By: Kegan Huckabone
Friday Night Lights. An opportunity for the football team to show their skills. A stage for band and guard kids alike to perform for all of their peers. A place for social commentary.
The new marching band theme this year “Business as Usual” puts a spotlight on the inequalities for women in the workplace during the ‘70s and ‘80s. The field transforms into a large office space, with a view of skyscrapers and downtown buildings. The band’s musical selections also reflect female empowerment by including “Run The World (Girls)” by Beyonce, “Fight Song” by Rachel Platten, & “Respect” by Aretha Franklin.
“Marching band can bring social commentary and light to an issue in a different way,” says Sam Silverman, a new band director at Jenks. “There’s definitely more of a spotlight on the women that are in leadership.”
Senior Maloree Morris, the head drum major, has a unique perspective when it comes to this topic, being a woman in leadership herself.
“Between the four drum majors, there’s definitely a big dynamic shift,” says Morris, the head drum major. “We had one girl last year, and now there’s only one guy… I’m definitely expected to do more.”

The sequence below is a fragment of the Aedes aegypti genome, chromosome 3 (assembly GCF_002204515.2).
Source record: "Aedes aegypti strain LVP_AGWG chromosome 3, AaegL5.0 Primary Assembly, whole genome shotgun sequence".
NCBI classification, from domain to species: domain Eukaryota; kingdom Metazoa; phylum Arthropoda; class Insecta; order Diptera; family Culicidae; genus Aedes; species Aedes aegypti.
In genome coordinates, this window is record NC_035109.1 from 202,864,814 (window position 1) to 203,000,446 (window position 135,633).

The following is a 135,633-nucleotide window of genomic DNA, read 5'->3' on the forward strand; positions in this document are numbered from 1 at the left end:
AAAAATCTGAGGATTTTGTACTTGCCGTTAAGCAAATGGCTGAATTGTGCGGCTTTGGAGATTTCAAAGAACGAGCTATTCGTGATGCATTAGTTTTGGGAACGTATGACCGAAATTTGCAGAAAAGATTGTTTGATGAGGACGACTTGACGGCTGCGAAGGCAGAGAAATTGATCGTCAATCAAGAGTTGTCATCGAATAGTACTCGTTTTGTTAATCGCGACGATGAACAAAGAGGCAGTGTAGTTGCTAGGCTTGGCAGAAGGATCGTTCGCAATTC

Beyond Jenks, women involved in the marching arts have started to become more recognized.
“There are a few women that have been doing some great things that have been swept under the rug, in the marching arts,” says Silverman.
Carol Brittin Chambers is one of those few women that have achieved popularity within the marching arts and is just now becoming more prominent in the musical scene. Chambers arranges the majority of the Jenks band music, apart from the percussion parts, and has contributed to their past success.
The Jenks band has great examples of strong women in leadership positions within their staff, leading people to believe that there is a statement to be made. However, Scott Hillock, the head band director, doesn’t think that there’s any underlying statement within the show.
“It’s just another fun show,” Hillock says, “It’s something that every person, no matter male or female, old or young… can identify with and enjoy.”
The Jenks Trojan Pride will continue telling this story of inequalities within the workplace at many contests including the Owasso Invitational, the Broken Arrow Invitational, and the St. Louis Super-Regional.
For more information go to www.jenksband.com